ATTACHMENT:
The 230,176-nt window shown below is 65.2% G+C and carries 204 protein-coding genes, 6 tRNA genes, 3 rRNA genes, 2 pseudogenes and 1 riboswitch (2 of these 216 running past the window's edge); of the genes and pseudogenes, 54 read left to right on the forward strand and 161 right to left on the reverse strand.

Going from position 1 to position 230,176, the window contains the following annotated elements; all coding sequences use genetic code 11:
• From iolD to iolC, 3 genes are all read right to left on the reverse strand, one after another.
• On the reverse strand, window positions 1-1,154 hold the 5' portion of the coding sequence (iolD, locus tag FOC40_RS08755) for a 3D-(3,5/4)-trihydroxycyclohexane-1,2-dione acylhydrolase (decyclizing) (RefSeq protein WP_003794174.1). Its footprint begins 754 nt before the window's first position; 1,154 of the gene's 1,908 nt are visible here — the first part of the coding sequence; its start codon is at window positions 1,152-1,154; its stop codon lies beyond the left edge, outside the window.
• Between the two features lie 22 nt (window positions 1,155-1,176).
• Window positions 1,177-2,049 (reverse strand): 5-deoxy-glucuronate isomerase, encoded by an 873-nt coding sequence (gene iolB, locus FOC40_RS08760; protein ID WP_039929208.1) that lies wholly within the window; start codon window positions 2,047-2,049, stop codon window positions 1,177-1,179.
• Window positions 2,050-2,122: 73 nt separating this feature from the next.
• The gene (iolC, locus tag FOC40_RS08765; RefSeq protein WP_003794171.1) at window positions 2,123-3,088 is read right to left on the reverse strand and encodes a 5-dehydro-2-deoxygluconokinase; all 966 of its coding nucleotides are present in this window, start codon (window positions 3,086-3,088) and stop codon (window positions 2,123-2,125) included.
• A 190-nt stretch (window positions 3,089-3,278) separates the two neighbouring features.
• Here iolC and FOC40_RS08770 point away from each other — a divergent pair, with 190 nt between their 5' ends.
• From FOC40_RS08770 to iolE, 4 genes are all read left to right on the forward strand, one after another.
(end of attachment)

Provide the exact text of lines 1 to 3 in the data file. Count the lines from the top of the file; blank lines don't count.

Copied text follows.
The 230,176-nt window shown below is 65.2% G+C and carries 204 protein-coding genes, 6 tRNA genes, 3 rRNA genes, 2 pseudogenes and 1 riboswitch (2 of these 216 running past the window's edge); of the genes and pseudogenes, 54 read left to right on the forward strand and 161 right to left on the reverse strand.

Going from position 1 to position 230,176, the window contains the following annotated elements; all coding sequences use genetic code 11:
• From iolD to iolC, 3 genes are all read right to left on the reverse strand, one after another.